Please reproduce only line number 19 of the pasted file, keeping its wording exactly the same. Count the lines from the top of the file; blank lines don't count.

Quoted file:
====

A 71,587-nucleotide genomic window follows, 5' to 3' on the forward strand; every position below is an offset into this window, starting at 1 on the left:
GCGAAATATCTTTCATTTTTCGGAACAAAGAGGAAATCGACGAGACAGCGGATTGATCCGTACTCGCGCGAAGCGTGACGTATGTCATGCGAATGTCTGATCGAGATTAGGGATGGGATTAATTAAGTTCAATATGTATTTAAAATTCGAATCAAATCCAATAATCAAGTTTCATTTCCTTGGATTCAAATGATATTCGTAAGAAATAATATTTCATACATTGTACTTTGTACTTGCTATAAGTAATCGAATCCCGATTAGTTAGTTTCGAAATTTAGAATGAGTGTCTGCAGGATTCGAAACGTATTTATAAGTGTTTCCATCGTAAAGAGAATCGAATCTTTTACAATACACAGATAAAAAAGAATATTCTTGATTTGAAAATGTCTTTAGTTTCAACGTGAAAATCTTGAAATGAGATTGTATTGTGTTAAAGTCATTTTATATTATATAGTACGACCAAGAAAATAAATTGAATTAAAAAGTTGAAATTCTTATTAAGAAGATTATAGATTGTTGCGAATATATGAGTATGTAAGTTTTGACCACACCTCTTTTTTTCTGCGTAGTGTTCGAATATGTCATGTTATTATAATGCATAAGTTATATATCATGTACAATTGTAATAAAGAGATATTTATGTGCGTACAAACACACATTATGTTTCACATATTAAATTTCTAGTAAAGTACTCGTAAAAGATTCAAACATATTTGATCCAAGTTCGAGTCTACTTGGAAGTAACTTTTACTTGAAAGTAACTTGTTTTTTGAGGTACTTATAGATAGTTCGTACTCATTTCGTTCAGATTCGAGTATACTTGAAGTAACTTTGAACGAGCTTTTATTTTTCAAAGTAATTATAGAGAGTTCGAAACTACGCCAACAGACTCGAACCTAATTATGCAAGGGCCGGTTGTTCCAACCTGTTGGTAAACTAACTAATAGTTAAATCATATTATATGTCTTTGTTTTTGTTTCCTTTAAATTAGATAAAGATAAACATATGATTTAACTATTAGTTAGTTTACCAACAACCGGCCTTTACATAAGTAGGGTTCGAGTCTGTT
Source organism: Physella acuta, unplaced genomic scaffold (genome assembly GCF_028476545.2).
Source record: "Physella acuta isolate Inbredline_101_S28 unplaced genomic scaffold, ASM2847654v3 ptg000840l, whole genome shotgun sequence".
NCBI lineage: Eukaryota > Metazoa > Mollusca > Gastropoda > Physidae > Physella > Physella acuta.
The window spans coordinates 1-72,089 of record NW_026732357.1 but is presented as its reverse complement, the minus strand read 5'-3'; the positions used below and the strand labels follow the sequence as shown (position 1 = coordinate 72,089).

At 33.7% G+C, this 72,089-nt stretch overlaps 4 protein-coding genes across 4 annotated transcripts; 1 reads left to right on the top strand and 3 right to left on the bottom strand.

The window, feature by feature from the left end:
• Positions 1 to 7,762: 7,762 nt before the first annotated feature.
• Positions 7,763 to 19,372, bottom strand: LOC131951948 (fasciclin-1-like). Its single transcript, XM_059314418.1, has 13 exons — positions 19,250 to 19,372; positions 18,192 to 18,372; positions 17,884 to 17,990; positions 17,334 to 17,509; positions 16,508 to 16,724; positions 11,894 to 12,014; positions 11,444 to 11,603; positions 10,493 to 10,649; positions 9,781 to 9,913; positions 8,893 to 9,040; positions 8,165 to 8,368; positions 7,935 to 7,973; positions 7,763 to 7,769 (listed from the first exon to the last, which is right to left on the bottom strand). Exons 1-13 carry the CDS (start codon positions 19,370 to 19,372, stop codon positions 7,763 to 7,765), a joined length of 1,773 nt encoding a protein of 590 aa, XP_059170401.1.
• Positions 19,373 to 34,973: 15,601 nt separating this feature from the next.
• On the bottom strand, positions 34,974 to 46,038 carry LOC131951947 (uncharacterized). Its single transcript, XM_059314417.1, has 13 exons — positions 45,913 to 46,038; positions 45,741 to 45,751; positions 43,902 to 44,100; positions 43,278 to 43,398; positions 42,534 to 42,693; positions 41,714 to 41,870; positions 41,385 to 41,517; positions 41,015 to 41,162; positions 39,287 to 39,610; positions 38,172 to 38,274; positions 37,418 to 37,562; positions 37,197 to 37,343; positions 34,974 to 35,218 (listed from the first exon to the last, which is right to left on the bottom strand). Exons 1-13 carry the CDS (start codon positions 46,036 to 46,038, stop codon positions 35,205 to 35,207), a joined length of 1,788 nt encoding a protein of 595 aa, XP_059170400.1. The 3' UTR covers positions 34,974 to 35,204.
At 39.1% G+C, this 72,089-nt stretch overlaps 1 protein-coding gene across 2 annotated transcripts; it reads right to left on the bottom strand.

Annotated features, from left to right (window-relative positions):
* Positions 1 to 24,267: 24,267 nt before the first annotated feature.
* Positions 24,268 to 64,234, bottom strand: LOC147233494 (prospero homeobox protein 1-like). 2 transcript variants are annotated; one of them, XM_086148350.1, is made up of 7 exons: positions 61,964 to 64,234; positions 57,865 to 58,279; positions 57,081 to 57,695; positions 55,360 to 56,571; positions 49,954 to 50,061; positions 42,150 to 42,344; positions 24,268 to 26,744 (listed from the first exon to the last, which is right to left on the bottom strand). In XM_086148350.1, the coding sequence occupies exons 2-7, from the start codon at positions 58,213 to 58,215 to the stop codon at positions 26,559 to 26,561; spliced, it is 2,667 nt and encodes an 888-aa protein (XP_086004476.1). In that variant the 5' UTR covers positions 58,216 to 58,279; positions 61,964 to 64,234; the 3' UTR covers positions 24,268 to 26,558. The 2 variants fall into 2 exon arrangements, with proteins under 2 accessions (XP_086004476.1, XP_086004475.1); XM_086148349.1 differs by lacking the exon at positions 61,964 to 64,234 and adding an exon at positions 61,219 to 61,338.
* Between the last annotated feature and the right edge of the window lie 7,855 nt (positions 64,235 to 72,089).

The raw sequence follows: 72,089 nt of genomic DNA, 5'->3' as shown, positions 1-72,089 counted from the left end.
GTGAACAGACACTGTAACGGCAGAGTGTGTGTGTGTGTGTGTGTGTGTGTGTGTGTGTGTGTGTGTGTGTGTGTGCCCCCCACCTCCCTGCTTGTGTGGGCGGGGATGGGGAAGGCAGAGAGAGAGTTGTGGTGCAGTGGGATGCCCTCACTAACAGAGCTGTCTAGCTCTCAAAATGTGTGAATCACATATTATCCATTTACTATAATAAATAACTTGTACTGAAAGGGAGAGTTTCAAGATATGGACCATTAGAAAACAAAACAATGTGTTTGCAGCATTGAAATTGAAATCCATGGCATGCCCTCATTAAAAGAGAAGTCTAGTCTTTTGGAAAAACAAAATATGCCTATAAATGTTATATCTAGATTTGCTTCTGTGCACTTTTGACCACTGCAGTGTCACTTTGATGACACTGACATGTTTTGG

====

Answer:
GTGAACAGACACTGTAACGGCAGAGTGTGTGTGTGTGTGTGTGTGTGTGTGTGTGTGTGTGTGTGTGTGTGTGTGCCCCCCACCTCCCTGCTTGTGTGGGCGGGGATGGGGAAGGCAGAGAGAGAGTTGTGGTGCAGTGGGATGCCCTCACTAACAGAGCTGTCTAGCTCTCAAAATGTGTGAATCACATATTATCCATTTACTATAATAAATAACTTGTACTGAAAGGGAGAGTTTCAAGATATGGACCATTAGAAAACAAAACAATGTGTTTGCAGCATTGAAATTGAAATCCATGGCATGCCCTCATTAAAAGAGAAGTCTAGTCTTTTGGAAAAACAAAATATGCCTATAAATGTTATATCTAGATTTGCTTCTGTGCACTTTTGACCACTGCAGTGTCACTTTGATGACACTGACATGTTTTGG